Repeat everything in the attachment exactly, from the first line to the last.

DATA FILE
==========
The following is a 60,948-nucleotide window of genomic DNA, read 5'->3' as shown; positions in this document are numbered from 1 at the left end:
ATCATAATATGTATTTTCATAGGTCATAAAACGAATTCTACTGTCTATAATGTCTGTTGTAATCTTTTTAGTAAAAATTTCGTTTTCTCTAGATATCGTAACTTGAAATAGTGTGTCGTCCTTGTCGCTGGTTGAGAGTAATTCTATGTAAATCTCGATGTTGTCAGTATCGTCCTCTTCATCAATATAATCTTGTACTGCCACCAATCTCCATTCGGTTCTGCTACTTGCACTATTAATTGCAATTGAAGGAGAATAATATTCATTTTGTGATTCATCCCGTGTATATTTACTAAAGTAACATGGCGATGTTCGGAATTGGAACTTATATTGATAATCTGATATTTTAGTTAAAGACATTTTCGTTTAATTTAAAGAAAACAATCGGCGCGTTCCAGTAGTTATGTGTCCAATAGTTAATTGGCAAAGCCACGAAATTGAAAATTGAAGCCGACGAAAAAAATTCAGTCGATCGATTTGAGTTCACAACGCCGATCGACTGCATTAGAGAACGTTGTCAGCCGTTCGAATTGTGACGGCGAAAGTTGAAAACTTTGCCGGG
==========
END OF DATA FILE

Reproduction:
The following is a 60,948-nucleotide window of genomic DNA, read 5'->3' as shown; positions in this document are numbered from 1 at the left end:
ATCATAATATGTATTTTCATAGGTCATAAAACGAATTCTACTGTCTATAATGTCTGTTGTAATCTTTTTAGTAAAAATTTCGTTTTCTCTAGATATCGTAACTTGAAATAGTGTGTCGTCCTTGTCGCTGGTTGAGAGTAATTCTATGTAAATCTCGATGTTGTCAGTATCGTCCTCTTCATCAATATAATCTTGTACTGCCACCAATCTCCATTCGGTTCTGCTACTTGCACTATTAATTGCAATTGAAGGAGAATAATATTCATTTTGTGATTCATCCCGTGTATATTTACTAAAGTAACATGGCGATGTTCGGAATTGGAACTTATATTGATAATCTGATATTTTAGTTAAAGACATTTTCGTTTAATTTAAAGAAAACAATCGGCGCGTTCCAGTAGTTATGTGTCCAATAGTTAATTGGCAAAGCCACGAAATTGAAAATTGAAGCCGACGAAAAAAATTCAGTCGATCGATTTGAGTTCACAACGCCGATCGACTGCATTAGAGAACGTTGTCAGCCGTTCGAATTGTGACGGCGAAAGTTGAAAACTTTGCCGGG